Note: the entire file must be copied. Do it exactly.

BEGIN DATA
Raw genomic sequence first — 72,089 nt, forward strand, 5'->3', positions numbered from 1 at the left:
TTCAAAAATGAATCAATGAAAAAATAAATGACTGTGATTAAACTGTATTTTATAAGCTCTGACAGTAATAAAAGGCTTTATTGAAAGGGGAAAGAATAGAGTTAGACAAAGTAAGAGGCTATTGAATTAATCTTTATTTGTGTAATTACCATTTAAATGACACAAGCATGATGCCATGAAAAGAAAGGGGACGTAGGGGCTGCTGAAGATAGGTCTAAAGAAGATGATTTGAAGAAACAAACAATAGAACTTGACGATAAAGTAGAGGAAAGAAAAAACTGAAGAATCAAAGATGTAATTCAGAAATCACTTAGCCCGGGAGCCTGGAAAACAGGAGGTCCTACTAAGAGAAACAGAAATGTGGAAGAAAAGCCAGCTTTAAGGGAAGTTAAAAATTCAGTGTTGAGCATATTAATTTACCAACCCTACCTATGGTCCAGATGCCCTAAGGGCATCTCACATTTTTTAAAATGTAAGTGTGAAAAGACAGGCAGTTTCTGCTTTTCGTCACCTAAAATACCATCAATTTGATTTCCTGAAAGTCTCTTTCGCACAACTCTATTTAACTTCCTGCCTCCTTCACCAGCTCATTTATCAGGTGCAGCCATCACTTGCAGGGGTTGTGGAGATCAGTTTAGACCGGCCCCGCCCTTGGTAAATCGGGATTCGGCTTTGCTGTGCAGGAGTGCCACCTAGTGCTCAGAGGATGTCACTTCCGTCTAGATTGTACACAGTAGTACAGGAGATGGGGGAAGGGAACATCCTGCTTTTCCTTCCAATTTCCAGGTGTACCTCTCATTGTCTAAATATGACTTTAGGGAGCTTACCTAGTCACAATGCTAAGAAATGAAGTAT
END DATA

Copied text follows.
Raw genomic sequence first — 72,089 nt, forward strand, 5'->3', positions numbered from 1 at the left:
TTCAAAAATGAATCAATGAAAAAATAAATGACTGTGATTAAACTGTATTTTATAAGCTCTGACAGTAATAAAAGGCTTTATTGAAAGGGGAAAGAATAGAGTTAGACAAAGTAAGAGGCTATTGAATTAATCTTTATTTGTGTAATTACCATTTAAATGACACAAGCATGATGCCATGAAAAGAAAGGGGACGTAGGGGCTGCTGAAGATAGGTCTAAAGAAGATGATTTGAAGAAACAAACAATAGAACTTGACGATAAAGTAGAGGAAAGAAAAAACTGAAGAATCAAAGATGTAATTCAGAAATCACTTAGCCCGGGAGCCTGGAAAACAGGAGGTCCTACTAAGAGAAACAGAAATGTGGAAGAAAAGCCAGCTTTAAGGGAAGTTAAAAATTCAGTGTTGAGCATATTAATTTACCAACCCTACCTATGGTCCAGATGCCCTAAGGGCATCTCACATTTTTTAAAATGTAAGTGTGAAAAGACAGGCAGTTTCTGCTTTTCGTCACCTAAAATACCATCAATTTGATTTCCTGAAAGTCTCTTTCGCACAACTCTATTTAACTTCCTGCCTCCTTCACCAGCTCATTTATCAGGTGCAGCCATCACTTGCAGGGGTTGTGGAGATCAGTTTAGACCGGCCCCGCCCTTGGTAAATCGGGATTCGGCTTTGCTGTGCAGGAGTGCCACCTAGTGCTCAGAGGATGTCACTTCCGTCTAGATTGTACACAGTAGTACAGGAGATGGGGGAAGGGAACATCCTGCTTTTCCTTCCAATTTCCAGGTGTACCTCTCATTGTCTAAATATGACTTTAGGGAGCTTACCTAGTCACAATGCTAAGAAATGAAGTAT